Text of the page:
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The History of Slot Machines

The History of Slot Machines
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When many people walk into a casino, they barely give slot machines a second glance. These devices are an integral part of any gambling establishment, and it’s difficult to imagine a world without them. In this article, we’re going to challenge you to do just that. The truth is that slot machines haven’t been around forever and compared to many other aspects of gambling. These devices are relatively new. For the first slot machines to be created, it required ingenuity, technical skills, and more than a little creativity. 

Before the invention of slot machines, gambling had been around for thousands of years. It’s difficult to say when exactly gambling first appeared in human history. We’d like to think that at some point during our early evolution, one person turned to another and said something like, “I’ll give you my best-sharpened rock if that wolf over there catches that rabbit.” People were soon gambling over all kinds of things, although horseracing seems to have been an especially popular event for ancient gamblers. Still, gambling wasn’t always a big part of human life. The ancient Romans actually banned all forms of gambling in their capital city – except on holidays, of course.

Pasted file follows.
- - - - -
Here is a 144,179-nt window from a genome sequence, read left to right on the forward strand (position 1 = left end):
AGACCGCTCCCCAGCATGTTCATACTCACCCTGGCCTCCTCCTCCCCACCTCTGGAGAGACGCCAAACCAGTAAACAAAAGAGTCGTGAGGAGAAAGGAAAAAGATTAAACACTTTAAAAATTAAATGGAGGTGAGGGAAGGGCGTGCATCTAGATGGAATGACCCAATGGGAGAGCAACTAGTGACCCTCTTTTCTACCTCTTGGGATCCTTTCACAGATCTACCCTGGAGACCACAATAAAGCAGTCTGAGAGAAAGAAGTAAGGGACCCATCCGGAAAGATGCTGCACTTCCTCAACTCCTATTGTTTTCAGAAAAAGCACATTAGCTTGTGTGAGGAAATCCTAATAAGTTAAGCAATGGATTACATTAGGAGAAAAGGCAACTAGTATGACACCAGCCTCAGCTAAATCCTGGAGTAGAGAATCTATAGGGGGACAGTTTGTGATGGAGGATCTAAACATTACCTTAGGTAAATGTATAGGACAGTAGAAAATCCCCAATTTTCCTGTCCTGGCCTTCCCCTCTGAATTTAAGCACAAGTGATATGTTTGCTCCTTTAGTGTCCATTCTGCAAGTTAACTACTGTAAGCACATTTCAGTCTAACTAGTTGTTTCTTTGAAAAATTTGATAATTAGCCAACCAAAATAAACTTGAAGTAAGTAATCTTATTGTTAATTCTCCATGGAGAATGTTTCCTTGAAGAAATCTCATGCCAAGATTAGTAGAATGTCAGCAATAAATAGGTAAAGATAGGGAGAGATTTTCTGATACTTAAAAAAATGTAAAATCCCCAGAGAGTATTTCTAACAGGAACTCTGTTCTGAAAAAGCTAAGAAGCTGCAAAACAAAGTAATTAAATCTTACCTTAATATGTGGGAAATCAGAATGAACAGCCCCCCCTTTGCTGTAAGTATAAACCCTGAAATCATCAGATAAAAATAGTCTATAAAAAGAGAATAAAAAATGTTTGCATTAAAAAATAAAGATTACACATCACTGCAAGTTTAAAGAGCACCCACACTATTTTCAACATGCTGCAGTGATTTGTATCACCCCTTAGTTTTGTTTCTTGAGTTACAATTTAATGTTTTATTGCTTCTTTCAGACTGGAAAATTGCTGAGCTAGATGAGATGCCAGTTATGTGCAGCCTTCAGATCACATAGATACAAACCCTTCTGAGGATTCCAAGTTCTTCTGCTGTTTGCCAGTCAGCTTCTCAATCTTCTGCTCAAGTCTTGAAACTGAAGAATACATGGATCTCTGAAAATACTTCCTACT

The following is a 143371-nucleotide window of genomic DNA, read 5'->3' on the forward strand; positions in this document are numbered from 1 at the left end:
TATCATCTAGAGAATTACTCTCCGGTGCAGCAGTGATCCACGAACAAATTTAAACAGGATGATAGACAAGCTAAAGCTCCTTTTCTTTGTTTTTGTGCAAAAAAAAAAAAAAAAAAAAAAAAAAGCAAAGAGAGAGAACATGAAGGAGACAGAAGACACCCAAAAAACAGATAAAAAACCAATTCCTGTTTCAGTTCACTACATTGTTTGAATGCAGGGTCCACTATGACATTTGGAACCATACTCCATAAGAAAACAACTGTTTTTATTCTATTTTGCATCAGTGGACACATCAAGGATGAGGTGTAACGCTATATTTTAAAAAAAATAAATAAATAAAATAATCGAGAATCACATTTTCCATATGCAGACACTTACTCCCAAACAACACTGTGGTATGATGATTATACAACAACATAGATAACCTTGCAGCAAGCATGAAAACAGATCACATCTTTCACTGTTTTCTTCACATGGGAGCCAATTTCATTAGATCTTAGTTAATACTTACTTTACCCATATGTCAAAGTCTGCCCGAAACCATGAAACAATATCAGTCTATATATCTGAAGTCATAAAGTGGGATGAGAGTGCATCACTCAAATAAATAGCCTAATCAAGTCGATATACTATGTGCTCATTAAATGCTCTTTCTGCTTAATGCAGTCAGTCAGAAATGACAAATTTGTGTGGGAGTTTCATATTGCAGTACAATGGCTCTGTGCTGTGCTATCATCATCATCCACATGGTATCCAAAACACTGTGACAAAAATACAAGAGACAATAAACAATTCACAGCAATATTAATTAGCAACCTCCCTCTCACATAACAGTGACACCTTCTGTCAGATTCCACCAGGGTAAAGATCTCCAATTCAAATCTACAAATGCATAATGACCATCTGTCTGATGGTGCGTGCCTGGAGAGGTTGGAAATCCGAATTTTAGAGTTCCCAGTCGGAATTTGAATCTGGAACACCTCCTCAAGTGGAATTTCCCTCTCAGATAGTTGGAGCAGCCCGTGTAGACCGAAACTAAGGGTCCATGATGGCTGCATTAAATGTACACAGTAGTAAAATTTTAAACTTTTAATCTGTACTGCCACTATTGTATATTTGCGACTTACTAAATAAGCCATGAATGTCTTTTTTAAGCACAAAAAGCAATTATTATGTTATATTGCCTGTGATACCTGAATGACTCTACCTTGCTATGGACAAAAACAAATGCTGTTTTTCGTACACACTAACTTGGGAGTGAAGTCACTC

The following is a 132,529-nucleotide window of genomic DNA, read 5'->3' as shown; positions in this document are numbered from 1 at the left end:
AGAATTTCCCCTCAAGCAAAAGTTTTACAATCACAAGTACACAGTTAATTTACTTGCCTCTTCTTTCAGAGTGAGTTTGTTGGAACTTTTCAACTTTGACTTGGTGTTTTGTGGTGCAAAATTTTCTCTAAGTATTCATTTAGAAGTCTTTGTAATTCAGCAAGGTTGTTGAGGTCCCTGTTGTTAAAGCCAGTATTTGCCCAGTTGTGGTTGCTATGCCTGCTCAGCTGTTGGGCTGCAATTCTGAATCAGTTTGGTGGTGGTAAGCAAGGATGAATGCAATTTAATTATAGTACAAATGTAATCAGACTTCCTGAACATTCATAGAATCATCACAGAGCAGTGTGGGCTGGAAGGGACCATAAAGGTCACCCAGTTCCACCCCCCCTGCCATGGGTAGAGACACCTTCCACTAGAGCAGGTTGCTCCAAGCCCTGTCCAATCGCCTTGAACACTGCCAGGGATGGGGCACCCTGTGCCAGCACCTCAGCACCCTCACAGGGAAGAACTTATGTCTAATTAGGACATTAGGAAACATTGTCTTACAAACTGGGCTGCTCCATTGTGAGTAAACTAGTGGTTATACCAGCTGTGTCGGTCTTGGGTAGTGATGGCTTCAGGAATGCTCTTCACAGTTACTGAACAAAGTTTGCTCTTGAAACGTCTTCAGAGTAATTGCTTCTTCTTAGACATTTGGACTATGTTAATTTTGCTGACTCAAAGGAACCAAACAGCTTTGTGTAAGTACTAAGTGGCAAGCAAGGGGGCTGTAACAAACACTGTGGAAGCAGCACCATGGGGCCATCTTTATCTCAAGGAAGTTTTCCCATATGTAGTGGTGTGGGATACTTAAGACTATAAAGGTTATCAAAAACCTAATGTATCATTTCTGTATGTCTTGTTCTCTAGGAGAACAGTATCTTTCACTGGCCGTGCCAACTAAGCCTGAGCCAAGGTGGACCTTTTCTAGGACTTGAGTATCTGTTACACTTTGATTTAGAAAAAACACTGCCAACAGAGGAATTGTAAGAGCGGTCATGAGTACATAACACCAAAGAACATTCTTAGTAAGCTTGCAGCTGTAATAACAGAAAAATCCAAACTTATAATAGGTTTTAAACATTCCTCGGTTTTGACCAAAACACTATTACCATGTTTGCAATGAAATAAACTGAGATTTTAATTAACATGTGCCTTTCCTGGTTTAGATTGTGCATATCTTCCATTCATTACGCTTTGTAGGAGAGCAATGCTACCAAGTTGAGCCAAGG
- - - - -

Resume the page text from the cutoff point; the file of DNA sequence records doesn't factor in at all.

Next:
But let’s get back to the matter at hand – slot machines. As you’ll see, the story of how slot machines were created is more interesting than you might think. And in many ways, the story is far from over. Slot machines continue to evolve and improve, to the point where many are now completely digital. Today, people can simply sit down at their computer, visit a website, and play slots to their heart’s content. Forty years ago, that concept would have sounded completely ridiculous. Aksel writes more about this here

The Beginnings of Machine-Driven Gambling

Gambling with machines actually happened slightly earlier than the first slot machine. These devices were little more than novelties – curious machines that bar owners would keep in a corner to amuse their patrons. One example was a machine that “simulated” a horse race between two toys, and the winner was randomized each time. If you went back in time and gambled with one of these devices, you’d probably be pretty disappointed if you managed to win. Instead of handing over money, the barkeeper would be more likely to award you with a few cigars or a free drink. 

Poker machines
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Then came the so-called “poker machine” invented by a New York-based company called Sittman and Pitt. These fine chaps invented a machine with five “drums” that spun, creating a simulated poker game with 50 cards. For the first time, gambling machines started to look a bit like modern slot machines. The player would pull a lever, and the drums would spin. Beat the house, and you’d win – just like a normal poker game. However, this machine had one notable weakness: there was no automatic payout system. If you won, you had to walk over to the bar and claim your prize. Once again, you’d probably win cigars and drinks rather than cash.